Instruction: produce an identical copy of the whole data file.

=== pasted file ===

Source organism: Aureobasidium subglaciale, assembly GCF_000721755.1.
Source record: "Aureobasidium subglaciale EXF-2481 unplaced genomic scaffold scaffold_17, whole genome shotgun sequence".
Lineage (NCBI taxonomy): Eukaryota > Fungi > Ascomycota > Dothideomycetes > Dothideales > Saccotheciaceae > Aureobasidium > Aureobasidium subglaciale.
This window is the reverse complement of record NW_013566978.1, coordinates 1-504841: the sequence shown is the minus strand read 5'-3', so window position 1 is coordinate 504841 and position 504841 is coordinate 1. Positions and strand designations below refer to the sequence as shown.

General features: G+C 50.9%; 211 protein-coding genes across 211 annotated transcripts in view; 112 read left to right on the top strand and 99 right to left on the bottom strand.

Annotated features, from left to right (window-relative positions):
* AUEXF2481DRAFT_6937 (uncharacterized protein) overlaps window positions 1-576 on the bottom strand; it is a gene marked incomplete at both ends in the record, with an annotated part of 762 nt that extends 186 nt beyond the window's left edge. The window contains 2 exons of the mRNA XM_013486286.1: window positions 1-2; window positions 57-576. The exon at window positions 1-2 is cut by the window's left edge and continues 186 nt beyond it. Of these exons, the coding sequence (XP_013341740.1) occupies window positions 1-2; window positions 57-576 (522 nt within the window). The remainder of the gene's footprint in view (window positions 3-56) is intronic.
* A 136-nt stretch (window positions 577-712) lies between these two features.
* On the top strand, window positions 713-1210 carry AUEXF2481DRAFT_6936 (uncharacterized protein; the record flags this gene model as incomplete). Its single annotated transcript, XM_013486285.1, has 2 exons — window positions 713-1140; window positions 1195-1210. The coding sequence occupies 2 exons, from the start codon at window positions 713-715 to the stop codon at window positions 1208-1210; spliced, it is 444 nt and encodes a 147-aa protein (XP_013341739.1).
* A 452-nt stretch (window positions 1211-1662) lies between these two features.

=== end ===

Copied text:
Source organism: Aureobasidium subglaciale, assembly GCF_000721755.1.
Source record: "Aureobasidium subglaciale EXF-2481 unplaced genomic scaffold scaffold_17, whole genome shotgun sequence".
Lineage (NCBI taxonomy): Eukaryota > Fungi > Ascomycota > Dothideomycetes > Dothideales > Saccotheciaceae > Aureobasidium > Aureobasidium subglaciale.
This window is the reverse complement of record NW_013566978.1, coordinates 1-504841: the sequence shown is the minus strand read 5'-3', so window position 1 is coordinate 504841 and position 504841 is coordinate 1. Positions and strand designations below refer to the sequence as shown.

General features: G+C 50.9%; 211 protein-coding genes across 211 annotated transcripts in view; 112 read left to right on the top strand and 99 right to left on the bottom strand.

Annotated features, from left to right (window-relative positions):
* AUEXF2481DRAFT_6937 (uncharacterized protein) overlaps window positions 1-576 on the bottom strand; it is a gene marked incomplete at both ends in the record, with an annotated part of 762 nt that extends 186 nt beyond the window's left edge. The window contains 2 exons of the mRNA XM_013486286.1: window positions 1-2; window positions 57-576. The exon at window positions 1-2 is cut by the window's left edge and continues 186 nt beyond it. Of these exons, the coding sequence (XP_013341740.1) occupies window positions 1-2; window positions 57-576 (522 nt within the window). The remainder of the gene's footprint in view (window positions 3-56) is intronic.
* A 136-nt stretch (window positions 577-712) lies between these two features.
* On the top strand, window positions 713-1210 carry AUEXF2481DRAFT_6936 (uncharacterized protein; the record flags this gene model as incomplete). Its single annotated transcript, XM_013486285.1, has 2 exons — window positions 713-1140; window positions 1195-1210. The coding sequence occupies 2 exons, from the start codon at window positions 713-715 to the stop codon at window positions 1208-1210; spliced, it is 444 nt and encodes a 147-aa protein (XP_013341739.1).
* A 452-nt stretch (window positions 1211-1662) lies between these two features.